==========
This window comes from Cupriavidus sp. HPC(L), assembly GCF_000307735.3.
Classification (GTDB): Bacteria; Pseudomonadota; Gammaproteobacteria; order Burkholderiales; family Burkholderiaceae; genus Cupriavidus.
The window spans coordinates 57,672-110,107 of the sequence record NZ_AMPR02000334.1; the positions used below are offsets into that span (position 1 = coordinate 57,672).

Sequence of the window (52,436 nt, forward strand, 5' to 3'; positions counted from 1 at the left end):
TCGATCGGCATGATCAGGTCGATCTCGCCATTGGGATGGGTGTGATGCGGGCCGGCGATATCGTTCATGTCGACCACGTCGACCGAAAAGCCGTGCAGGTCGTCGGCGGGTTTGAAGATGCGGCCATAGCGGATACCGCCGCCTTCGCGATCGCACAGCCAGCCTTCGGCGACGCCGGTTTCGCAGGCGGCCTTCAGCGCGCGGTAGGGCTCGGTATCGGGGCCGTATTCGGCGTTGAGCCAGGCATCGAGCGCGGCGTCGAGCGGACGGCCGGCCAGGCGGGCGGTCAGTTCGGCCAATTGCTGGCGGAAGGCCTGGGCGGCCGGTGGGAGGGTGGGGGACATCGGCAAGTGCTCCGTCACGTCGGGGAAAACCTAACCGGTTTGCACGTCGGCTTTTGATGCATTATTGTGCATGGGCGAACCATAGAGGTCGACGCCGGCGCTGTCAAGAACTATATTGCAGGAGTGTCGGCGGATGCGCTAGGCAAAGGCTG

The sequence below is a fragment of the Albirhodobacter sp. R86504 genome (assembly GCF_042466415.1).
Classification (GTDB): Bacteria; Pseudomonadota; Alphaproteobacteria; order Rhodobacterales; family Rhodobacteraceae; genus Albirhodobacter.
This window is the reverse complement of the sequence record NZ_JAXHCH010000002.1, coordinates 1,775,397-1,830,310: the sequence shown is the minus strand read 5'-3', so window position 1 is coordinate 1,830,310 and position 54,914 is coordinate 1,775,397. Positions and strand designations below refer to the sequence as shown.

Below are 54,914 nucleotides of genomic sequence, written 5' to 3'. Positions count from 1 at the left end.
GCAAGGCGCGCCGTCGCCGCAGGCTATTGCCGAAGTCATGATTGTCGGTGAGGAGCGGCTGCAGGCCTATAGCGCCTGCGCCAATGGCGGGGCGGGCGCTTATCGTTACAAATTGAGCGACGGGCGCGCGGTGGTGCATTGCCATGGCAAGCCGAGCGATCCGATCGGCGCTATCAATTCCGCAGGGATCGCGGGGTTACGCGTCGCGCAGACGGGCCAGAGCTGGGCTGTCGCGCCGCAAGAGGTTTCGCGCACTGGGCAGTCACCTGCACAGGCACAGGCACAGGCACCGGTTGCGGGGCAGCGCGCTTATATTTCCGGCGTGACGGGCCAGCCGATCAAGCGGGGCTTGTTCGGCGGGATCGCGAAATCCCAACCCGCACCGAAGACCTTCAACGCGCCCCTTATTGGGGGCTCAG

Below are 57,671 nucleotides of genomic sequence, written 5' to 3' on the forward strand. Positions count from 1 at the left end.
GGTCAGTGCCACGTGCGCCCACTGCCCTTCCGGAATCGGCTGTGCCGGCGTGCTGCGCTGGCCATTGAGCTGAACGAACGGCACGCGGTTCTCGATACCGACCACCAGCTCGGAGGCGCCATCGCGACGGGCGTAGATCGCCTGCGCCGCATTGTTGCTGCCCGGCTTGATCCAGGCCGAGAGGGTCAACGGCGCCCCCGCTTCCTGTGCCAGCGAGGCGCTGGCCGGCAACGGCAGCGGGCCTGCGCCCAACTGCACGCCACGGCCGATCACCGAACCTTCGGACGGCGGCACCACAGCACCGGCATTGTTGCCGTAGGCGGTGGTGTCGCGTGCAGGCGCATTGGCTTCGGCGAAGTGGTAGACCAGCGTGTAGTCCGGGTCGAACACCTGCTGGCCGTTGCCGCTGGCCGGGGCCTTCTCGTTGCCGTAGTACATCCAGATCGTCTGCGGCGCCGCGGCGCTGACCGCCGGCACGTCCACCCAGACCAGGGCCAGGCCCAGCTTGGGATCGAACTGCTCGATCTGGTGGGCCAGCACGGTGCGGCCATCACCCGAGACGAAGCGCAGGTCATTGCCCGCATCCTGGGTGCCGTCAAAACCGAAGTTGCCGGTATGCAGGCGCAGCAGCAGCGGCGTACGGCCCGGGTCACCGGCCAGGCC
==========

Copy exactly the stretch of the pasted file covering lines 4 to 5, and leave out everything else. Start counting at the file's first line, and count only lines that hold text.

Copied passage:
Sequence of the window (52,436 nt, forward strand, 5' to 3'; positions counted from 1 at the left end):
TCGATCGGCATGATCAGGTCGATCTCGCCATTGGGATGGGTGTGATGCGGGCCGGCGATATCGTTCATGTCGACCACGTCGACCGAAAAGCCGTGCAGGTCGTCGGCGGGTTTGAAGATGCGGCCATAGCGGATACCGCCGCCTTCGCGATCGCACAGCCAGCCTTCGGCGACGCCGGTTTCGCAGGCGGCCTTCAGCGCGCGGTAGGGCTCGGTATCGGGGCCGTATTCGGCGTTGAGCCAGGCATCGAGCGCGGCGTCGAGCGGACGGCCGGCCAGGCGGGCGGTCAGTTCGGCCAATTGCTGGCGGAAGGCCTGGGCGGCCGGTGGGAGGGTGGGGGACATCGGCAAGTGCTCCGTCACGTCGGGGAAAACCTAACCGGTTTGCACGTCGGCTTTTGATGCATTATTGTGCATGGGCGAACCATAGAGGTCGACGCCGGCGCTGTCAAGAACTATATTGCAGGAGTGTCGGCGGATGCGCTAGGCAAAGGCTG